According to state media, China has verified that 53 people were murdered when a coal mine partially collapsed in the northern Inner Mongolia area in February.
At the open-pit mine in the isolated Alxa League, a 180 meter-high (590 foot) slope came way, burying people and cars below, leaving dozens of people missing.
Six survivors and six dead were first extracted by rescuers from the rubble, but officials withheld any additional information for months.
Citing the regional emergency agency, state television CCTV said on Wednesday that 47 people who were listed as missing following the incident “had been confirmed to have no vital signs.”
“The search and rescue work has now finished,” CCTV said, adding that “the large-scale collapse on February 22… killed 53 people”.
In a sign of the incident’s severity, Chinese President Xi Jinping at the time ordered authorities to “do everything possible to search for and rescue the missing people… and protect the security of people’s lives and property as well as overall social stability”.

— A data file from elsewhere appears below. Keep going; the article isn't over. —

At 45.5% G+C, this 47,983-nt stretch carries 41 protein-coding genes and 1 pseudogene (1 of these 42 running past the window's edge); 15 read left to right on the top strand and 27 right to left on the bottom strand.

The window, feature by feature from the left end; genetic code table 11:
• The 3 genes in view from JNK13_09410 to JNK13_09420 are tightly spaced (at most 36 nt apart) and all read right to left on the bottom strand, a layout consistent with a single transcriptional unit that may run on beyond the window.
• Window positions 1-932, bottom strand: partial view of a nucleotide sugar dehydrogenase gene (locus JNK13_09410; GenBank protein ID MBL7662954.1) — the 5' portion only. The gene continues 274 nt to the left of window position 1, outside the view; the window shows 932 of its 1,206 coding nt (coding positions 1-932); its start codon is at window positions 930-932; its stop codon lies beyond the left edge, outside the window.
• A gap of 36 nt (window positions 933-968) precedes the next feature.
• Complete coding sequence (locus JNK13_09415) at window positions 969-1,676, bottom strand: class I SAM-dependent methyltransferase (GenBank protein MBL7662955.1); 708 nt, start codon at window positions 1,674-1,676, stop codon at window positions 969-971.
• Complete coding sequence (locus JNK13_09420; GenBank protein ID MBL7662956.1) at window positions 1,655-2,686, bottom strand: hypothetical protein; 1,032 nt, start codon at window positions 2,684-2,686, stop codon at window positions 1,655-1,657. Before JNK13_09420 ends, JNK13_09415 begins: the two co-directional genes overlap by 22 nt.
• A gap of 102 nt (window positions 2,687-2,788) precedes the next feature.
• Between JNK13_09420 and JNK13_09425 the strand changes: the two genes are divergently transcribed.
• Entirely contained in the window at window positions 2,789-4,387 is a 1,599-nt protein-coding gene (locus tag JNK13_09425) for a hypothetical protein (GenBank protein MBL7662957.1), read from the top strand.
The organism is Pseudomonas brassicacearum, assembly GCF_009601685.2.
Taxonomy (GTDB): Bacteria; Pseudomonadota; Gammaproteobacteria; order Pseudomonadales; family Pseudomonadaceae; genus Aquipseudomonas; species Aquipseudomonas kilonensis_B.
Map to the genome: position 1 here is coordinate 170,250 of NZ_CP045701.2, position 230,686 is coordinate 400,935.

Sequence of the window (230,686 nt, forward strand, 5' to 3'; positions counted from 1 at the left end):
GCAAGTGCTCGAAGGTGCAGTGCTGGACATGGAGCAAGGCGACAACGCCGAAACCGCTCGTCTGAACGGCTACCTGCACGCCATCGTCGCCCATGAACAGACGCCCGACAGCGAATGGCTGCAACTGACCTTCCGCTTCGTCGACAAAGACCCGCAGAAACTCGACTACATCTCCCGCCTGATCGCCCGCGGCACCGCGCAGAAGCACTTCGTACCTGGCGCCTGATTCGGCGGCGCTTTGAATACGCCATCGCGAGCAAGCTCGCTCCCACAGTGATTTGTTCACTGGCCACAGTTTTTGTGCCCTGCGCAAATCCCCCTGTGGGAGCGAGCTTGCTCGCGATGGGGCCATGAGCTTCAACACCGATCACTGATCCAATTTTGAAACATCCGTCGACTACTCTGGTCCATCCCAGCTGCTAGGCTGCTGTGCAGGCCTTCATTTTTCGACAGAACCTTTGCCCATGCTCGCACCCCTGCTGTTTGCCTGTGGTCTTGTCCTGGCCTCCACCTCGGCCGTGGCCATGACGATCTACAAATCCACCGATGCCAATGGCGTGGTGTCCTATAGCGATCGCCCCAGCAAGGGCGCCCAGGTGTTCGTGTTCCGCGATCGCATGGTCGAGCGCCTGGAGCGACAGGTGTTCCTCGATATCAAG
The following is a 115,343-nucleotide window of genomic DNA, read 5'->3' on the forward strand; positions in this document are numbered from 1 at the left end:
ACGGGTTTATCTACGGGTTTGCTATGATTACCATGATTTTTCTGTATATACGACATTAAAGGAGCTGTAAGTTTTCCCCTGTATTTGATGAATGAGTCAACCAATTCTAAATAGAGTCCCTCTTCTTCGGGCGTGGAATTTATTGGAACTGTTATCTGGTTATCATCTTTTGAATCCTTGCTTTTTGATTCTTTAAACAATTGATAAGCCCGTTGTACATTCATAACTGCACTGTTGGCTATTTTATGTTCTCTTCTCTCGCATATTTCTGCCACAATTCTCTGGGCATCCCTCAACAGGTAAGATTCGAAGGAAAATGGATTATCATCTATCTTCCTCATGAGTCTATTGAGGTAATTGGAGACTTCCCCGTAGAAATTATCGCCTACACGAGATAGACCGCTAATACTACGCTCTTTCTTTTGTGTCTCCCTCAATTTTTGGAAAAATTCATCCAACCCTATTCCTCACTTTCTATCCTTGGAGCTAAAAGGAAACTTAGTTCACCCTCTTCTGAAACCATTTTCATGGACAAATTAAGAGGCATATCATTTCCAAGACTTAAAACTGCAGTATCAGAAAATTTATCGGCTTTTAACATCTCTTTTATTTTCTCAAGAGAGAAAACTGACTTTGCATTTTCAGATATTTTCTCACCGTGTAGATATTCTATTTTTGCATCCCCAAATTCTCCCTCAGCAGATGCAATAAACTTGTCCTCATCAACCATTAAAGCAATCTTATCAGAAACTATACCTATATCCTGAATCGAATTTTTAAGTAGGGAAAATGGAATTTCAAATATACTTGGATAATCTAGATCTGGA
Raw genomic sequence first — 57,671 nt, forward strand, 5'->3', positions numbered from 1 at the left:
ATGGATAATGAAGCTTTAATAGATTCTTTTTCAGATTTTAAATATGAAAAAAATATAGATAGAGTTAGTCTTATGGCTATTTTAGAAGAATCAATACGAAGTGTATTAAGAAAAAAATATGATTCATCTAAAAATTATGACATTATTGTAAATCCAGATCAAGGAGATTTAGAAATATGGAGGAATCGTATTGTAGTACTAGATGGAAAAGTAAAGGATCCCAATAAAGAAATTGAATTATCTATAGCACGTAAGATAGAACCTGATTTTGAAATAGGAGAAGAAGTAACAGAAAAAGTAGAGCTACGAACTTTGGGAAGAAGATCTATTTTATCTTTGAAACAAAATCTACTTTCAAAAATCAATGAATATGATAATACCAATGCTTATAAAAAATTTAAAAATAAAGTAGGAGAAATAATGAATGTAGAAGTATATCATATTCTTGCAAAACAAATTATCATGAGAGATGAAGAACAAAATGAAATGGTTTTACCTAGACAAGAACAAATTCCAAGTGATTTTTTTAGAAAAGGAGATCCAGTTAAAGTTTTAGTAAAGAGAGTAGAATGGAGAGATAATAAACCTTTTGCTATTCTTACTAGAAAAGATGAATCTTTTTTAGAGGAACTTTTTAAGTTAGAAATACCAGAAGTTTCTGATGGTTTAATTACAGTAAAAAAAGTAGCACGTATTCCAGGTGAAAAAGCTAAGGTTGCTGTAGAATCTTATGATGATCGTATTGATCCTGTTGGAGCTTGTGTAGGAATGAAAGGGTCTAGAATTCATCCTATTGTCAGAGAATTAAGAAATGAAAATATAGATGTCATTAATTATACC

According to local government announcements, authorities sent hundreds of employees and more than 100 pieces of equipment as part of the rescue operation.
The economy of the sparsely populated Alxa League is heavily dependent on mining and other extractive industries.
In recent years, both mine safety and media coverage of significant incidents—many of which were previously ignored—have improved in China.
However, accidents continue to happen often in a sector where safety standards are frequently inadequate, particularly at the most basic facilities.